Aspen Thanksgiving bookings low
November 22, 2007
ASPEN ” Even after Tuesday’s storm, the scarcity of snow and dicey long-range weather forecast for Aspen and Snowmass are enough to keep local hoteliers and booking agents up nights.
But while Thanksgiving hotel bookings are below the norm, most said the holiday is not a make-or-break time, and bookings don’t depend on heaps of fresh powder.
“Obviously things are quiet for a number of reasons,” said Bill Tomcich, president of Stay Aspen Snowmass and the local liaison to the airline industry. “But overall bookings were down before the snow drought. … Thanksgiving is not a particularly popular time.”
Citing statistics representing some 75 percent of local hotels (some 27 of them), Tomcich said that at this time last year, area hotels reported reservations of about 21 percent occupancy. But walk-ins made for 29 percent occupancy during the weekend.
This year’s Nov. 1 projections for hotel occupancy on Thanksgiving are 17 percent, a bit below average, but Tomcich is not worried.
Flights in and out of Aspen on Wednesday and Thursdayday were fully booked.
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And though the town will not be “bustling,” it’s not a worry, Tomcich said.
“Thanksgiving has never been a huge draw,” said Craig Melville, general manager of the family-owned Mountain Chalet Aspen. Many guests, including members of the hotelier’s family, visit Aspen just for the holidays.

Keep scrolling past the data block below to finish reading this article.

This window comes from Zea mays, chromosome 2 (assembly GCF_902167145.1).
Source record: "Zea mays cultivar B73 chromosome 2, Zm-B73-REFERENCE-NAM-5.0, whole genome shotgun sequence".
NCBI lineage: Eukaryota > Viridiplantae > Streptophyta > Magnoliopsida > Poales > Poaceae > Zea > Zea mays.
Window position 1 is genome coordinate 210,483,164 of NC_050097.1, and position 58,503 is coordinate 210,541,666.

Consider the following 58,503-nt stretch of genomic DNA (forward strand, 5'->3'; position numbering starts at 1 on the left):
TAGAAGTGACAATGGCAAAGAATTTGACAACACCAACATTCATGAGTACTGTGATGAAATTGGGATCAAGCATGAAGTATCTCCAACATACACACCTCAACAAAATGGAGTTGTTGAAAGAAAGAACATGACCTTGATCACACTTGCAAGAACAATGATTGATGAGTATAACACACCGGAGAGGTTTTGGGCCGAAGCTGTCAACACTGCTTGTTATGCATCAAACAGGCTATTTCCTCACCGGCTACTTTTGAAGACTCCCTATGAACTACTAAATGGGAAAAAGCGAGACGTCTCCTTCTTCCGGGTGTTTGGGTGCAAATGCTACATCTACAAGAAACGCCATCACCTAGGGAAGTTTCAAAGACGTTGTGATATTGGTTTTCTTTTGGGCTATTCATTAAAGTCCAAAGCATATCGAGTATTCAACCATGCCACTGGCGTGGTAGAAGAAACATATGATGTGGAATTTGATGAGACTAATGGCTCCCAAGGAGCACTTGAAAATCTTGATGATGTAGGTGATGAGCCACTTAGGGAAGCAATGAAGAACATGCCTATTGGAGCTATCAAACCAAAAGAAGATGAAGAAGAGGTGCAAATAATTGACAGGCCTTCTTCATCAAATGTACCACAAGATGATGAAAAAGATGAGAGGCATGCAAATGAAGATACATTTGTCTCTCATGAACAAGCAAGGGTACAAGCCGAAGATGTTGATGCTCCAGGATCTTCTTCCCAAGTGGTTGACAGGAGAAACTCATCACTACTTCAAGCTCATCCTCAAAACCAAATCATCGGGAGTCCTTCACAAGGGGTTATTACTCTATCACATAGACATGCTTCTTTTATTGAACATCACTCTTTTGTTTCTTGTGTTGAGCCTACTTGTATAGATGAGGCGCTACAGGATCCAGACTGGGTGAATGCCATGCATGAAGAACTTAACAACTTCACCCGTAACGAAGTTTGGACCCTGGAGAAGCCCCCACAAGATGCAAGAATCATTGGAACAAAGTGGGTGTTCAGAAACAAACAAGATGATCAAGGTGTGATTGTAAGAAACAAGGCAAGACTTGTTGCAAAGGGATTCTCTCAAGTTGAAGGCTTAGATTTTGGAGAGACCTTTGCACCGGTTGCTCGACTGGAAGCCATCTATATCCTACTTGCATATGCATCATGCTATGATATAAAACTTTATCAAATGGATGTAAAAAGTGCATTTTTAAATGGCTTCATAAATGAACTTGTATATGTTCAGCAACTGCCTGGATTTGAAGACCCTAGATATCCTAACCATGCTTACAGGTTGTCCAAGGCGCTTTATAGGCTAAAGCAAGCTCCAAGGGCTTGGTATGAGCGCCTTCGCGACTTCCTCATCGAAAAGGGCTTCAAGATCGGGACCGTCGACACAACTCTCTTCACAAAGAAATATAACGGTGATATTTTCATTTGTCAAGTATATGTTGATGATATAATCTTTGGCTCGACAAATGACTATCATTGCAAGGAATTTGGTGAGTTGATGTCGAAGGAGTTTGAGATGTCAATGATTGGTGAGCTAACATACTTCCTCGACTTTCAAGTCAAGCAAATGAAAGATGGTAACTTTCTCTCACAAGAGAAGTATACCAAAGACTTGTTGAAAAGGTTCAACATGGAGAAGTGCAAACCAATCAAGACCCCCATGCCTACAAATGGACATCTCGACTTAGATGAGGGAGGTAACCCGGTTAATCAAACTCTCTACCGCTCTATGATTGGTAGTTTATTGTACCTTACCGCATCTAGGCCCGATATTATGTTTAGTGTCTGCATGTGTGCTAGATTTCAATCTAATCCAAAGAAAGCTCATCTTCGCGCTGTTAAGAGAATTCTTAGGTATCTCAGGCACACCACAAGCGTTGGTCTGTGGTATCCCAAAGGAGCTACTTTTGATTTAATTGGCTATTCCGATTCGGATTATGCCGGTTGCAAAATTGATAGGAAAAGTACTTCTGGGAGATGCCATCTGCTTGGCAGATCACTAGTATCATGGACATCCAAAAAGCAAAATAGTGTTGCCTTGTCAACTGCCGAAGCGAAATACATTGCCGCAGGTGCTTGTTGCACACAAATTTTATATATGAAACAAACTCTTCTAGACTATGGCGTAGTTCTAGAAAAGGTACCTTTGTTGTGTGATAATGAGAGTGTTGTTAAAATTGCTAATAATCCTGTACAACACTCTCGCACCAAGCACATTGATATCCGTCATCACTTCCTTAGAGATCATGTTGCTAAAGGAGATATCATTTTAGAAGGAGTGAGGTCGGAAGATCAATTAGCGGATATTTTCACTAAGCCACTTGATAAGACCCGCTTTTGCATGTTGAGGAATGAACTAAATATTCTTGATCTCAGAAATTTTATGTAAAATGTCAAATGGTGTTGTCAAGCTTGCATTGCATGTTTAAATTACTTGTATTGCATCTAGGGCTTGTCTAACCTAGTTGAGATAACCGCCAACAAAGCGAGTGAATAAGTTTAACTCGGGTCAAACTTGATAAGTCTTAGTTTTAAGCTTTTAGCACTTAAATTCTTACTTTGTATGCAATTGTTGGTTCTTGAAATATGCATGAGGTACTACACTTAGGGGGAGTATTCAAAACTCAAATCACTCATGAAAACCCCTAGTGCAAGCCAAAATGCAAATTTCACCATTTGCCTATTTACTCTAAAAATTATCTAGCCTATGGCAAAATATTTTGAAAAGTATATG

“We haven’t had a single cancellation because of the snow,” Melville said. “They all said they’re coming anyway.”
Melville remembers the winter of 1976, when the hills of Aspen were dry far into ski season, adding that even if bookings were slow until Christmas, the hotel business would not suffer terribly.
“Thanksgiving doesn’t even come close to making or breaking our season,” Melville said. “But if we weren’t cooking by Christmas, I’d be worried.”
And bookings also are lower this year because the World Cup races aren’t until the first week in December, Melville said.
“I’ve never seen Thanksgiving be a big weekend, snow or no snow,” said Tony Krause, assistant manager at the Annabelle Inn. “I think if we had four feet, it wouldn’t be any different.”
Most guests are on holiday visits and were coming to Aspen anyway, and the hotel is booked out at 33 percent of its 35 rooms, Krause said.
“I’m not stressing yet,” Krause said. “We actually have more people this year then we did last year.”
“We’re busy. We’re certainly not full,” said Warren Klug, general manager of Aspen Square.
His staff has called all guests to tell them about the paucity of snow, but few visitors have canceled.
“We are finding that most people are going to come anyway,” Klug said.
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